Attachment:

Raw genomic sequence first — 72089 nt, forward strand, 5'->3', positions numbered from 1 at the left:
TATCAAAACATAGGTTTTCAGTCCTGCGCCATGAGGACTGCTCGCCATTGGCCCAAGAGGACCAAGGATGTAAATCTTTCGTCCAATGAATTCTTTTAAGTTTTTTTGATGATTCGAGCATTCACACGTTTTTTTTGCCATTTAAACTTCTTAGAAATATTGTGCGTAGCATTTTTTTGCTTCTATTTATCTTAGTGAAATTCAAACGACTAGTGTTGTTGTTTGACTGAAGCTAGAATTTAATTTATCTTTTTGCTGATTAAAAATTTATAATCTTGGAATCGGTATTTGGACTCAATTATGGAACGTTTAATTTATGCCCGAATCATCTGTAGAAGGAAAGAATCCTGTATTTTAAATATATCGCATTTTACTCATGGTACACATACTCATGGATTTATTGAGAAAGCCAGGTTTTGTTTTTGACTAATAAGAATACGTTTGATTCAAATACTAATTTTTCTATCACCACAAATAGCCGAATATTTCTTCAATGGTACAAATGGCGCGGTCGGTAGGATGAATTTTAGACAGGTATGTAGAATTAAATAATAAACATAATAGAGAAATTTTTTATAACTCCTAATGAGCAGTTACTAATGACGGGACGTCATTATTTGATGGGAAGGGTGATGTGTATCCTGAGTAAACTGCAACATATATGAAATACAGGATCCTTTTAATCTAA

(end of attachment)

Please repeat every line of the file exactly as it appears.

Raw genomic sequence first — 72089 nt, forward strand, 5'->3', positions numbered from 1 at the left:
TATCAAAACATAGGTTTTCAGTCCTGCGCCATGAGGACTGCTCGCCATTGGCCCAAGAGGACCAAGGATGTAAATCTTTCGTCCAATGAATTCTTTTAAGTTTTTTTGATGATTCGAGCATTCACACGTTTTTTTTGCCATTTAAACTTCTTAGAAATATTGTGCGTAGCATTTTTTTGCTTCTATTTATCTTAGTGAAATTCAAACGACTAGTGTTGTTGTTTGACTGAAGCTAGAATTTAATTTATCTTTTTGCTGATTAAAAATTTATAATCTTGGAATCGGTATTTGGACTCAATTATGGAACGTTTAATTTATGCCCGAATCATCTGTAGAAGGAAAGAATCCTGTATTTTAAATATATCGCATTTTACTCATGGTACACATACTCATGGATTTATTGAGAAAGCCAGGTTTTGTTTTTGACTAATAAGAATACGTTTGATTCAAATACTAATTTTTCTATCACCACAAATAGCCGAATATTTCTTCAATGGTACAAATGGCGCGGTCGGTAGGATGAATTTTAGACAGGTATGTAGAATTAAATAATAAACATAATAGAGAAATTTTTTATAACTCCTAATGAGCAGTTACTAATGACGGGACGTCATTATTTGATGGGAAGGGTGATGTGTATCCTGAGTAAACTGCAACATATATGAAATACAGGATCCTTTTAATCTAA